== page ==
So what should I say about me? I had some early art training in watercolor painting, but learning to sew predates all other artistic adventures. My grandmother, who had been a dressmaker in the Edwardian era, used to make the most amazing ribbon roses and lace embellishments while I played with the scraps that remained as she clipped and snipped the forms for her projects. After high school, I went to Parsons School of Design in NYC and later ran a business selling hand painted T-shirts in the early 70’s, but entrepreneurship soon took a back seat to the demands of child-rearing. And through some long years of single-motherhood, it was sewing that helped me pinch a penny till a dollar holler’d (as my father used to say…).
Then it was my teen-age son that got me moving to Japan. Back in the early 90s, his dream was to study manga drawing at an art school in Tokyo and all the research we did made it sure look like fun. Complaining to a friend that my own life was looking pretty bland in comparison, she replied, “Well, he’s young. He gets to have fun!” oooh! Did that hit a nerve? Pretty soon I was muttering, “I’m not too old to have fun. I’m not. I’m not. I’m NOT!”
So I’ve been here eighteen years now and yes, life in Japan makes everything fun. I moved to Kyoto, the heart of Japan’s traditional textile industry and have had a field day studying a variety of kimono-dyeing techniques. I also spent five years learning the intricacies of Japanese scroll mounting. Although I’ve mostly exhibited here in Japan, I’m pleased to say my scrolls have found their way into homes in Europe, Australia, New Zealand and Canada as well as Japan. I’ve won a few awards, appeared repeatedly on Japanese television and even made it into Fiberarts magazine.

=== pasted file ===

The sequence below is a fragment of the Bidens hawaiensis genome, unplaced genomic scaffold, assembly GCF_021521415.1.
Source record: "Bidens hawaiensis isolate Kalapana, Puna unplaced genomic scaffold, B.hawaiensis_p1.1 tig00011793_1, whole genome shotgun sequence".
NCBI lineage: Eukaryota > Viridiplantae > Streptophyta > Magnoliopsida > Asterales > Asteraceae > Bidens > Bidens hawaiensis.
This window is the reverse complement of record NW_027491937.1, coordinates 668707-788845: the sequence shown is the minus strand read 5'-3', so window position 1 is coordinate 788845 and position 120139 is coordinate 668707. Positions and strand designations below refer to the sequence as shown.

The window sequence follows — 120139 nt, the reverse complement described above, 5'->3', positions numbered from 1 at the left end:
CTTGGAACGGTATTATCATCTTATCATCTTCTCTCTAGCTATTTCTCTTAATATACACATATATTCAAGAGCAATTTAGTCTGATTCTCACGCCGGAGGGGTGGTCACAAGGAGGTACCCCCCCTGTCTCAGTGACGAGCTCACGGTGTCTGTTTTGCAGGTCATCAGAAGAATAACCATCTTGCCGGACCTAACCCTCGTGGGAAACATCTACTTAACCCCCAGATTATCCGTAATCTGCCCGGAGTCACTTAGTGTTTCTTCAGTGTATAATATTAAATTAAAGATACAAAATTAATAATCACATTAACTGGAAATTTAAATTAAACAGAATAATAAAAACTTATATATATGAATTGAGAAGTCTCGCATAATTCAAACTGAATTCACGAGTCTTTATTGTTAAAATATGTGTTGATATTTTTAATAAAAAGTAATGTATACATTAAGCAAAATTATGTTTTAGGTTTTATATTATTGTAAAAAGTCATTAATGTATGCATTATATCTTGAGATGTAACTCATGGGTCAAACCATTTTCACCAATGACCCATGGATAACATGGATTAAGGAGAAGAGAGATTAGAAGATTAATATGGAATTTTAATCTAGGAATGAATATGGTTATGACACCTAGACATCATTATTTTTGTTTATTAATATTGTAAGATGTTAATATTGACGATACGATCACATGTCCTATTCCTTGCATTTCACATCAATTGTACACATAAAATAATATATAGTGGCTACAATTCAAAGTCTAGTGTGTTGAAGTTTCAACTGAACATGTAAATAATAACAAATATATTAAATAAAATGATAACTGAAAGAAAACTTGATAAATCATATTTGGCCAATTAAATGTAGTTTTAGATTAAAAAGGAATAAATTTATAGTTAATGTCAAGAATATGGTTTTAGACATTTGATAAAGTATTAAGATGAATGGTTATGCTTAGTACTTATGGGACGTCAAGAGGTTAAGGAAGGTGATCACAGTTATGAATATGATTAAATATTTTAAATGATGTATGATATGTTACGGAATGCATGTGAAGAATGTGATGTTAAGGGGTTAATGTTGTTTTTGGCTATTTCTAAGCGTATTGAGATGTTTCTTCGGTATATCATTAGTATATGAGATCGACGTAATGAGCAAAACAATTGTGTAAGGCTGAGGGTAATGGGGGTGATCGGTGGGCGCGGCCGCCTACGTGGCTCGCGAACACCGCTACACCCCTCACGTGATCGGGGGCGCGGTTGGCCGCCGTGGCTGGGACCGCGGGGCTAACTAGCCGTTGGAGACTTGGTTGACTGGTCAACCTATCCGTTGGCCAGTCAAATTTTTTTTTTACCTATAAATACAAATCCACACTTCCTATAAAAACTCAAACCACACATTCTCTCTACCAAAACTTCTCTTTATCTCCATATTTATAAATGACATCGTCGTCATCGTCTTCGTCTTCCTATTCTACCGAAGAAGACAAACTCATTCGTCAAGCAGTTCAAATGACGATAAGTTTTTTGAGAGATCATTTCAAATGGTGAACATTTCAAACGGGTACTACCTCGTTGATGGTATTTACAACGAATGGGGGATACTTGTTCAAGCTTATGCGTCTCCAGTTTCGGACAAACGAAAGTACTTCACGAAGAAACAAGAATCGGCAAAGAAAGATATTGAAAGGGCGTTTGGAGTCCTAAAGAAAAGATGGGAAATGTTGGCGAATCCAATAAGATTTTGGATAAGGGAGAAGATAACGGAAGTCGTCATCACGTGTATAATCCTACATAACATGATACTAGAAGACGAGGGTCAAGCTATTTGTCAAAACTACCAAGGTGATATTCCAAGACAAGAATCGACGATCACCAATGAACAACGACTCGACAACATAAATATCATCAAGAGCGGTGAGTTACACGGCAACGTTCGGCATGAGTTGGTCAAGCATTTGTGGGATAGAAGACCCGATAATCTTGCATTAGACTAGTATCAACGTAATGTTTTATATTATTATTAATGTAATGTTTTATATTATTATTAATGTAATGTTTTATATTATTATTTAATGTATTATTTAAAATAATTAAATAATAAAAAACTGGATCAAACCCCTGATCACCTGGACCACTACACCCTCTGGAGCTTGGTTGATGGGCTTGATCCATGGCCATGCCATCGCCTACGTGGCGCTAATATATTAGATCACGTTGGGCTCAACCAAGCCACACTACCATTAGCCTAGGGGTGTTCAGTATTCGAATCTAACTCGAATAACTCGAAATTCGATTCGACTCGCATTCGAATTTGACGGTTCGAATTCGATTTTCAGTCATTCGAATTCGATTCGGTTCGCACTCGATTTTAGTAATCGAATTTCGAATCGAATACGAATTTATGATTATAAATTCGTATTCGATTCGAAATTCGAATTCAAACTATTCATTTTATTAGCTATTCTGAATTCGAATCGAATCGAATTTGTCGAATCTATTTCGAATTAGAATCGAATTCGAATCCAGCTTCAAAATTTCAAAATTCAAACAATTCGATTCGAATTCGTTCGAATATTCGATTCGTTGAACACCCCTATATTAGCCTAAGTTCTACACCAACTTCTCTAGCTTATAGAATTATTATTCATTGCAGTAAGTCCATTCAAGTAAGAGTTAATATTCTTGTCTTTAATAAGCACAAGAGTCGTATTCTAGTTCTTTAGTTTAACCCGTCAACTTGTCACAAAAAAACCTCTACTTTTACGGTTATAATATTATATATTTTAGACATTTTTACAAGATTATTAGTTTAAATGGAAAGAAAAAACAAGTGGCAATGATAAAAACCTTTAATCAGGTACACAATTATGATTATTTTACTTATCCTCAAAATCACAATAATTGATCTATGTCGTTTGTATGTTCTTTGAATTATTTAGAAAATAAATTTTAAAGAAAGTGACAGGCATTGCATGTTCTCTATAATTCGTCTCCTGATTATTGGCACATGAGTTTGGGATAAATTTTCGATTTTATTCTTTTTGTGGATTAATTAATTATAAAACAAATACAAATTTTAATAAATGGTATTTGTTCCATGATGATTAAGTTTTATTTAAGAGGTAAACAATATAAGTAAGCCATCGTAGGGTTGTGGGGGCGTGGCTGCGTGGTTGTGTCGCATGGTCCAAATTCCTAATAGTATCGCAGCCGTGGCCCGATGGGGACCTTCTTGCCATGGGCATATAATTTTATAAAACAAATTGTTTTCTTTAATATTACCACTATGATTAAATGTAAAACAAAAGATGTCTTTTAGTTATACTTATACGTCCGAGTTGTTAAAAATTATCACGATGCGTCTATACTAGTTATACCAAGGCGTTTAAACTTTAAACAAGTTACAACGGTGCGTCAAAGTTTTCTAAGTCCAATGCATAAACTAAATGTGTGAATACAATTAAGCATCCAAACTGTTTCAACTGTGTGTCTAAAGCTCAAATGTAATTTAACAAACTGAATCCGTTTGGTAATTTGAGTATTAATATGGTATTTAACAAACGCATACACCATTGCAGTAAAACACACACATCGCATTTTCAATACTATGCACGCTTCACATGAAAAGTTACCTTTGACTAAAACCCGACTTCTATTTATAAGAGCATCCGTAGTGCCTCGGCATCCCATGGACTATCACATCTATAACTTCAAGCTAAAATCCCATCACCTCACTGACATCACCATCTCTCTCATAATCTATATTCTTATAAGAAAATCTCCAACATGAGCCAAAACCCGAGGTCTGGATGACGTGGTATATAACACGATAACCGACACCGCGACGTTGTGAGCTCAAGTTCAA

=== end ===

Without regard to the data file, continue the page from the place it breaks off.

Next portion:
Loving the addition of surface texture, I took a distance-learning course in hand embroidery from the British Embroiderer’s Guild. Now, these are people who take their embroidery seriously! It was through their tutelage that I developed an appreciation of archeological textiles, which re-trenched my focus on Japan’s great textile traditions, so many of which are now in danger of disappearing.
But as much as I love the peaceful rhythms of hand stitching, modern life just doesn’t seem to permit the time, which encouraged me to try free-motion machine embroidery. Oh, how I loved the magic of seeing my designs take form beneath the bouncing needle. And then I bought a big and beautiful Brother ULT and attended the American Embroidery Conference in Marietta, Georgia. What a whole new world opened up for me there!! Now I’m busily trying to see what can I achieve with computerized embroidery. Can I replicate the world of Asian textile patterns I love so much? That’s my current point of exploration.